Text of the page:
Chart Wars: Apple Music Unveils 116 Global Music Charts

Apple’s music charts, along with those from its competitors, begs the question – Do we really need Billboard anymore?

In a software update rolled out to some iOS users earlier today (September 7th), Apple Music unveiled a new feature – 116 “Top 100” music charts.

Refreshed daily at 12:00 am PT, the charts will display Apple Music’s most-streamed songs.

Apple Music plans to show two charts to users – the Top 100: Global and the Top 100 for each country where the service is available.  Listeners can find both charts under the “Browse” tab.  They resemble playlists and albums.

Currently, only users on iOS 12 and macOS Mojave beta have access to the feature.

Ahead of its annual keynote presentation, the feature doesn’t only signal Apple’s plans to take on Billboard’s music charts.  The Top 100 also reveals Apple’s plans to dominate the streaming music market worldwide.

Welcome to the ‘Chart Wars.’

It’s no secret that the Billboard charts have a major obfuscation problem.  Despite updating its charts at the behest of labels, artists, distributors, and publishers, the charts remain as complicated as ever.

Billboard, which receives its data from Nielsen Music, now weighs paid vs. ad-supported streams (i.e., on Spotify, Deezer), programmed streams (Pandora), and music video streams (YouTube), among other factors.

A complex formula is applied, and out pops a ranking.

Paid subscription streams, for example, count for 1 full value per play.  Ad-supported streams represent a 2/3-point value, and programmed streams 1/2-point per play.

In addition, 1,250 paid subscription streams (including free trials) equal 1 album unit.  3,750 ad-supported audio streams equal 1 album unit.

And, the Billboard 200 doesn’t include video streams.  But, videos do count towards the Billboard Hot 100 streams.  Keep in mind Billboard would also apply the update on its large catalog of charts – Streaming Songs, Rock Songs, K-Pop Hot 100, Hot Country Songs, Hot R&B/Hip-Hop Songs, Latin, and Christian, just to name a few.

Make sense?

Clearly displeased with the exclusion, YouTube announced that it would release its own music charts in 44 countries.  The easy-to-read YouTube charts would include a Trending chart, Top Songs, Top Artists, and Top Music for the platform’s 1.8 billion+ users.  The company also promised it would release more charts later on.

After all, per Stephen Bryan, the platform’s Head of Label Relations, “labels and…the industry already use YouTube to understand what’s hot.”  In YouTube’s eyes, the charts would help the industry to provide “the clearest view in what’s happening in music today.”

In a direct swipe at Billboard, Bryan said,

“Billboard is essentially saying the only music fans that count are music fans that have credit cards and are paying for subscriptions.”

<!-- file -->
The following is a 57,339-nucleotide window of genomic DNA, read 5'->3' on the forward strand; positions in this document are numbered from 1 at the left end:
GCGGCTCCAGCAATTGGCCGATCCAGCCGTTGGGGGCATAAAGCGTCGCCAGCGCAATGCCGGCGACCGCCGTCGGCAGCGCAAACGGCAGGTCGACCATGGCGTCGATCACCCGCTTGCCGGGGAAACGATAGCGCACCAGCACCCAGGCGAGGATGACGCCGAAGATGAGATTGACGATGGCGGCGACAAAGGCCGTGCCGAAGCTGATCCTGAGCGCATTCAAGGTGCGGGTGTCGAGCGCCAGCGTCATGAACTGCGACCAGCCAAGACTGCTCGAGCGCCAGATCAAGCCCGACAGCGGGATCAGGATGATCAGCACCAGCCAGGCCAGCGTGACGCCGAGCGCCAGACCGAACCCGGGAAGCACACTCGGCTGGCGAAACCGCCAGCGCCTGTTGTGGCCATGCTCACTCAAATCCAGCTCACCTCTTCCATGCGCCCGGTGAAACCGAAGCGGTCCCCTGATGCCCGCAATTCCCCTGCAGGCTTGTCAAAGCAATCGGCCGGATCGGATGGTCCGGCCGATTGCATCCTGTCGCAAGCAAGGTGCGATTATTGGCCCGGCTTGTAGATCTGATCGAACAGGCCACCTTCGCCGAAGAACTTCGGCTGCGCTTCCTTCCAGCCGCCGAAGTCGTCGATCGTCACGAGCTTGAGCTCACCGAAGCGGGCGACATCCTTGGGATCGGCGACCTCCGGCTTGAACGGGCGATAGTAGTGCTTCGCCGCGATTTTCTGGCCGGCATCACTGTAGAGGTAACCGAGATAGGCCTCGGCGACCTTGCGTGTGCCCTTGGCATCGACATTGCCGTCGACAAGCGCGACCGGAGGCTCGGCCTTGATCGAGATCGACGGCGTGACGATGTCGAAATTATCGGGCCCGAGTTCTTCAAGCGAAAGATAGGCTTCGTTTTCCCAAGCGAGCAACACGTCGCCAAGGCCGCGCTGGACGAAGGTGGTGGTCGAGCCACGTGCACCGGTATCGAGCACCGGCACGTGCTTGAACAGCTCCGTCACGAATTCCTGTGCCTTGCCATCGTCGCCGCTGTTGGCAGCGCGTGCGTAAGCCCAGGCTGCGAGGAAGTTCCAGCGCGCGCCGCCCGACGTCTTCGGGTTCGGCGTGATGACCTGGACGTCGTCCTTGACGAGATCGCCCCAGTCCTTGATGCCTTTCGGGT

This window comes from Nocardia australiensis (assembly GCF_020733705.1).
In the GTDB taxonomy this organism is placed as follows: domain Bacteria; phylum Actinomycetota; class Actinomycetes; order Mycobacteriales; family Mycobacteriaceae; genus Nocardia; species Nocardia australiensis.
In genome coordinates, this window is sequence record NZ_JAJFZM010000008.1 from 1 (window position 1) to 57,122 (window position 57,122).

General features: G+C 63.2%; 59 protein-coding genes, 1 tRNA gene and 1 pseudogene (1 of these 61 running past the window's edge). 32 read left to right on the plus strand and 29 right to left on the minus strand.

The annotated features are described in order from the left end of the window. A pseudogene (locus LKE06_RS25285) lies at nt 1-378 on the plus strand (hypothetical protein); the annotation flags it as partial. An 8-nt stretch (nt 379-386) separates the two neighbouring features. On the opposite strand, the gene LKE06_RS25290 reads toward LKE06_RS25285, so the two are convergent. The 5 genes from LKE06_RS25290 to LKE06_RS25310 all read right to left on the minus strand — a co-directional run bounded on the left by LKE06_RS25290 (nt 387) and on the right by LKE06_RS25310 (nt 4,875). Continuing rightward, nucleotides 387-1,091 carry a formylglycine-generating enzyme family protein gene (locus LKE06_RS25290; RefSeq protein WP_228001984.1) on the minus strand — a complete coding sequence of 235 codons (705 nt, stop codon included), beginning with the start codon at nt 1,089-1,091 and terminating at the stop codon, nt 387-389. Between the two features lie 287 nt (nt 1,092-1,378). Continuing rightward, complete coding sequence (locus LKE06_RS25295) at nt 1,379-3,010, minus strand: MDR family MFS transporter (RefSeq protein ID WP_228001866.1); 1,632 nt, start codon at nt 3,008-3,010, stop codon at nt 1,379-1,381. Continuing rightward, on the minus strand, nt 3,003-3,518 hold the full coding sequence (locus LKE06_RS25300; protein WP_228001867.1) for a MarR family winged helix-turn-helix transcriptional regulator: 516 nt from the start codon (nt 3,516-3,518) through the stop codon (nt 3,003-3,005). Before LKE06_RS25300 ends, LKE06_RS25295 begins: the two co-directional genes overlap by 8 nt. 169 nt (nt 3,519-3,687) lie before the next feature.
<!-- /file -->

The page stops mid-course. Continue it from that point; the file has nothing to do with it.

Then, another major player, Penske Media Corporation – owner of Rolling Stone and Variety – made a strategic investment in BuzzAngle Music.

Similar to YouTube, BuzzAngle provides easy-to-read music charts.  Unlike YouTube, it has countless sorting options, including daily album and song sales, and radio play broken down by market.  BuzzAngle’s methodology allows for over 10 trillion combinations of daily individualized reports.  These combinations are perfect for albums, songs, artists, labels, and distributors in multiple countries.

But, what does Apple really have up its sleeve?

Apple may want to become a go-to source for music industry rankings.  After all, it now claims to control three key markets – the US, Canada, and Japan — at least when measured by premium subscribers.   Given that dominance and eventual saturation, who needs a complex Billboard formula?

The company’s foray into music charts follows other recent expansions.

Earlier this year, Apple Music launched a music publishing division.  Spearheaded by Elena Segal, the former Legal Director of iTunes International, the company aims to assist the industry in developing key songwriters.  Segal, the company’s new Global Director of Music Publishing, now oversees operations, commercial, publisher relations, and A&R.

Spotify, meanwhile, recently launched its own direct deals with artists.  The company has reportedly already paid hundreds of thousands of dollars to sign top indie artists.  That move has drawn the ire of major labels and publishers already frustrated with the “arrogant” company.  And, it’s done so ahead of upcoming contract negotiations.

So, Spotify seeks to control artists before labels can.  Apple Music’s new division, however, would work closely with existing publishers that represent songwriters.  As it doesn’t rely on a free tier, this may ultimately give Apple Music the upper hand in the streaming music wars.

The industry could ultimately rely on Apple Music to provide key data without worrying about it threatening a reliable and growing source of revenue.  With its direct artist signings, top executives can no longer say the same for Spotify.


Featured image by Apple.